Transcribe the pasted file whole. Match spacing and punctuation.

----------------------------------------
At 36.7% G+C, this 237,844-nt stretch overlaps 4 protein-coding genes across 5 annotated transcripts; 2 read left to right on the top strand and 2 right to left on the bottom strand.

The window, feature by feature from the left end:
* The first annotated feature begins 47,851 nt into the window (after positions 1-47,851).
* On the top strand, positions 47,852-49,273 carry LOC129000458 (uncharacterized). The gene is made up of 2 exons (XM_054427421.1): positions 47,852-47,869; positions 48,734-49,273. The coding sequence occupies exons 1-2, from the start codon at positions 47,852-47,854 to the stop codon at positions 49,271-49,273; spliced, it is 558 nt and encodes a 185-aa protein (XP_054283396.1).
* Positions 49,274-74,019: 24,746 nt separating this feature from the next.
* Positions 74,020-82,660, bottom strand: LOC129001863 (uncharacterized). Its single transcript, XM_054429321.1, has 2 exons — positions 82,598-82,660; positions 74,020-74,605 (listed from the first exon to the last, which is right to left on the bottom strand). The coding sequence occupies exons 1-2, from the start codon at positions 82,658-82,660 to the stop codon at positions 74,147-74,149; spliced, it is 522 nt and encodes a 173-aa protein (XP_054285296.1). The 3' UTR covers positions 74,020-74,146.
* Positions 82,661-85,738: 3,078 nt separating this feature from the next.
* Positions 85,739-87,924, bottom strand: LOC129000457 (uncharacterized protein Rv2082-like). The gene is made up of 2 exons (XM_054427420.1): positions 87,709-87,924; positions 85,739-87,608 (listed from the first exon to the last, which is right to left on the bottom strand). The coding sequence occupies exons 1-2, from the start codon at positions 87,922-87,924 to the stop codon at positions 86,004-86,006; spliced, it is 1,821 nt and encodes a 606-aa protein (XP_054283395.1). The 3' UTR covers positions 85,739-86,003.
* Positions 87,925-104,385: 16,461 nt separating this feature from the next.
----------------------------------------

At 36.7% G+C, this 237,844-nt stretch overlaps 4 protein-coding genes across 5 annotated transcripts; 2 read left to right on the top strand and 2 right to left on the bottom strand.

The window, feature by feature from the left end:
* The first annotated feature begins 47,851 nt into the window (after positions 1-47,851).
* On the top strand, positions 47,852-49,273 carry LOC129000458 (uncharacterized). The gene is made up of 2 exons (XM_054427421.1): positions 47,852-47,869; positions 48,734-49,273. The coding sequence occupies exons 1-2, from the start codon at positions 47,852-47,854 to the stop codon at positions 49,271-49,273; spliced, it is 558 nt and encodes a 185-aa protein (XP_054283396.1).
* Positions 49,274-74,019: 24,746 nt separating this feature from the next.
* Positions 74,020-82,660, bottom strand: LOC129001863 (uncharacterized). Its single transcript, XM_054429321.1, has 2 exons — positions 82,598-82,660; positions 74,020-74,605 (listed from the first exon to the last, which is right to left on the bottom strand). The coding sequence occupies exons 1-2, from the start codon at positions 82,658-82,660 to the stop codon at positions 74,147-74,149; spliced, it is 522 nt and encodes a 173-aa protein (XP_054285296.1). The 3' UTR covers positions 74,020-74,146.
* Positions 82,661-85,738: 3,078 nt separating this feature from the next.
* Positions 85,739-87,924, bottom strand: LOC129000457 (uncharacterized protein Rv2082-like). The gene is made up of 2 exons (XM_054427420.1): positions 87,709-87,924; positions 85,739-87,608 (listed from the first exon to the last, which is right to left on the bottom strand). The coding sequence occupies exons 1-2, from the start codon at positions 87,922-87,924 to the stop codon at positions 86,004-86,006; spliced, it is 1,821 nt and encodes a 606-aa protein (XP_054283395.1). The 3' UTR covers positions 85,739-86,003.
* Positions 87,925-104,385: 16,461 nt separating this feature from the next.